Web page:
Canadian mining companies with operations abroad need to be more heavily regulated at home, says a recent letter from the Canadian Conference of Catholic Bishops (C.C.C.B.) addressed to Prime Minister Justin Trudeau. “We, as Canadians, are among the privileged,” the letter says. “We cannot remain indifferent to the cry of the poor or to the repercussions of environmental degradation on our common home. We cannot accept the unethical way Canadian mining companies have been operating in Latin America or other regions of the world, taking the absence of effective regulatory schemes as a reason to shirk their ethical responsibilities.”
Written by Most Rev. Douglas Crosby, O.M.I., the bishop of Hamilton and president of the C.C.C.B., the letter was also sent to Canadian officials Chrystia Freeland, the minister of foreign affairs; James Gordon Carr, the minister of natural resources; and Carolyn Bennett, the minister of indigenous and Northern affairs.
“It is well known that the control, extraction, processing and trade of these resources finance armed groups whose exploitation of power hinders and endangers vulnerable populations,” says the letter. “We have heard stories of how threats, violence, extortion and even murder have been used to advance the progress of big business and industry to the detriment—both human and economic—of the poor.”
Talking about the motivation for the letter, Bishop Crosby told America that the exploitation of land, indigenous peoples and poor communities carried out by Canadian mining companies “has been on the radar for a few years, and this is just raising the issue one more time.”
“We have heard stories of how threats, violence, extortion and even murder have been used to advance the progress of big business and industry."
In 2013, Development and Peace, the official development organization of the Catholic Church in Canada, launched A Voice For Justice, a campaign to educate Canadians about “mine-affected communities in Africa, Asia and Latin America that are experiencing conflict, pollution, forced displacements and other negative impacts from the presence of Canadian [-owned] mines.” The letter also mentions previous attempts on the part of the C.C.C.B. and other organizations to address the destructive actions of Canadian mining companies.
Bishop Crosby said the C.C.C.B. was especially moved to take on the Canadian mining industry by an encounter with Latin American bishops organized by Development and Peace. “We ourselves were educated as to the seriousness of the problem, and [the Latin American bishops] showed pictures of their situation and their particular communities that have been so seriously affected by these mining practices,” he said. “I think most of the [Canadian] Conference was taken aback actually by what we saw.”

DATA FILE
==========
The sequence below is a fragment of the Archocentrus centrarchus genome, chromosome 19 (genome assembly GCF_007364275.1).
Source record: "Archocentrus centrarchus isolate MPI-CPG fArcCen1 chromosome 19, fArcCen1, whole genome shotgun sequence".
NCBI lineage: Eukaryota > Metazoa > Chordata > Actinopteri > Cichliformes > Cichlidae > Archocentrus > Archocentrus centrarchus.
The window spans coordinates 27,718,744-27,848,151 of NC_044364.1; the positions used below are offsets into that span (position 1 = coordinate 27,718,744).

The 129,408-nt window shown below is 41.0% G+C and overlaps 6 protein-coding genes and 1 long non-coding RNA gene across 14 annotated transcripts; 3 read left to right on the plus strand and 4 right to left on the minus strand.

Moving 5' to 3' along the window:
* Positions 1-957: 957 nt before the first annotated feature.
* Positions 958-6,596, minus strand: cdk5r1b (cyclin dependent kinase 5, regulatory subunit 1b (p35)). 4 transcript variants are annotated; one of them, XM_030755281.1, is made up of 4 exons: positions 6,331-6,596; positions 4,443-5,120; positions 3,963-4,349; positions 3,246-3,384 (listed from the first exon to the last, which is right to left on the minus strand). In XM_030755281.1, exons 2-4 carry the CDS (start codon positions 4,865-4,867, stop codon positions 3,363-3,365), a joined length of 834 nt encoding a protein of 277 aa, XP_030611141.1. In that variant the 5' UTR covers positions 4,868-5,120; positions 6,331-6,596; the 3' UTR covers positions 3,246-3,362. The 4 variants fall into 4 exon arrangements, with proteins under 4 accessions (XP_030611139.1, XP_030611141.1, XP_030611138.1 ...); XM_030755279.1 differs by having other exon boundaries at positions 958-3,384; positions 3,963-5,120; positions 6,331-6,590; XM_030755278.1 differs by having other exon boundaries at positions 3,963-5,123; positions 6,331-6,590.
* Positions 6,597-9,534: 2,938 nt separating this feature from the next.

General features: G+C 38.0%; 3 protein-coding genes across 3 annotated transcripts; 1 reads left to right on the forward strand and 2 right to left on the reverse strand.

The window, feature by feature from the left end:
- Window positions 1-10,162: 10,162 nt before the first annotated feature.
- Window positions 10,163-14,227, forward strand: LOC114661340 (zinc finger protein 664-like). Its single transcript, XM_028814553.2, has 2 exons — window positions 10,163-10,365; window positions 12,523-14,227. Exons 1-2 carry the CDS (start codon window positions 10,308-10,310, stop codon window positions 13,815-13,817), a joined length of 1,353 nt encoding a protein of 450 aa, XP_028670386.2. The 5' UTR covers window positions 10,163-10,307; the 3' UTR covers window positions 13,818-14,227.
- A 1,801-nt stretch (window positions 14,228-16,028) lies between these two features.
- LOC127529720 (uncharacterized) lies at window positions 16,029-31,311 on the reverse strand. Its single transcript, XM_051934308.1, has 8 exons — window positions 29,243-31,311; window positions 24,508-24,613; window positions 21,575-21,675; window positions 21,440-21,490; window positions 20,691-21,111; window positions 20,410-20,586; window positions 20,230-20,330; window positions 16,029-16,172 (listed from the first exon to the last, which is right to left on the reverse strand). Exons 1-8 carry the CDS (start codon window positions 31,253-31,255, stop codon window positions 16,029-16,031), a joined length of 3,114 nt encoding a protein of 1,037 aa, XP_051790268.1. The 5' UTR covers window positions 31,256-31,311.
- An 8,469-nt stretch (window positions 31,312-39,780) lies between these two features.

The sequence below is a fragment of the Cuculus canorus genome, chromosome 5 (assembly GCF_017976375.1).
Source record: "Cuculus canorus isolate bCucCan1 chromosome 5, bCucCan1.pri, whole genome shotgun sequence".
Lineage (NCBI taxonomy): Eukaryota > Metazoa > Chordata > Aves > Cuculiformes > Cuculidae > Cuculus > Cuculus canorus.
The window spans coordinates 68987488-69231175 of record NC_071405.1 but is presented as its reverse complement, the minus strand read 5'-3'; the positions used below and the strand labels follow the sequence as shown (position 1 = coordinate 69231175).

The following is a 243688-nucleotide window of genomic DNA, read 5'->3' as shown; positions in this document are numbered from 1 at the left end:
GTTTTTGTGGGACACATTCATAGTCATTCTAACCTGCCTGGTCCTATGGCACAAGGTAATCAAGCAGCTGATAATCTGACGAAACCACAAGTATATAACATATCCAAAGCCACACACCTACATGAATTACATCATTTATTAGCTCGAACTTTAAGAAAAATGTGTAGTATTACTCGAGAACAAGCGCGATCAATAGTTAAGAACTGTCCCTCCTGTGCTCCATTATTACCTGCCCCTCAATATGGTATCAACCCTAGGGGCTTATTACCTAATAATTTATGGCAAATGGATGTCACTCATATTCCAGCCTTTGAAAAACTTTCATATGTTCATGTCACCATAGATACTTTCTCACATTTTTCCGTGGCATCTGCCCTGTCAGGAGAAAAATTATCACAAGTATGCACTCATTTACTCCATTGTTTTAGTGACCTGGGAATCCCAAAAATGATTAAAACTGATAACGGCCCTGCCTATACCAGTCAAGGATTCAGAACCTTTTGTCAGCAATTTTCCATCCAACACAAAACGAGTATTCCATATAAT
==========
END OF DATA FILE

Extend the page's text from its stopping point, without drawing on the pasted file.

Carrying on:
The letter on mining, Bishop Crosby stated, is part of “an ongoing conversation between the Conference and government. Many mining companies are Canadian, and other bishops have asked us to get involved. This is a way of assisting foreign protests of those companies here in Canada.”
It is also the latest in a series of letters by Canadian bishops aiming to speak out in the public arena. For example, Bishop Crosby sent a letter on behalf of the C.C.C.B. on June 29, addressed to Ms. Freeland, expressing “profound concern” over the foreign affairs minister’s suggestion in a speech made to the House of Commons that abortion was a core value of Canada’s foreign policy.
According to a Development and Peace report on a 2013 hearing before the Inter-American Commission on Human Rights of the Organization of American States, “more than 75 percent of the world’s extractive companies are registered [in Canada] and more than 60 percent of their mining projects are in Latin America.”
Connecting environmental and indigenous issues in particular, the letter reflects what Pope Francis writes in his 2015 encyclical “Laudato Si’,” which says indigenous people are pressured by mining projects to move from the land that they are uniquely gifted to take care of. “‘Laudato Si’ is part of the motivation,” said Bishop Crosby. “Our concern about mining practices preceded, predated ‘Laudato Si’,’ but it really gives more impetus to us in terms of responding to these issues and taking an interest in them.”
Several regulatory actions are recommended to the Canadian government in the letter, repeating earlier suggestions from an open letter signed by a coalition of Latin American and international organizations sent to Mr. Trudeau last April. The open letter has not received a reply. “I know the prime minister gets our letters, but I don’t know what the mining lobby is like,” said Bishop Crosby.
In the meantime, Bishop Crosby praised the attempt by Development and Peace to keep the injustices of Canadian mining companies in the public eye, and he is encouraged by what he called the “grassroots” nature of the organization. “It’s what makes it, I think, effective,” he said. “There are always people in parishes who have a social justice bent and want to be involved and engaged in these things. Through Development and Peace, they can be. This is an active part of the Catholic Community in Canada.”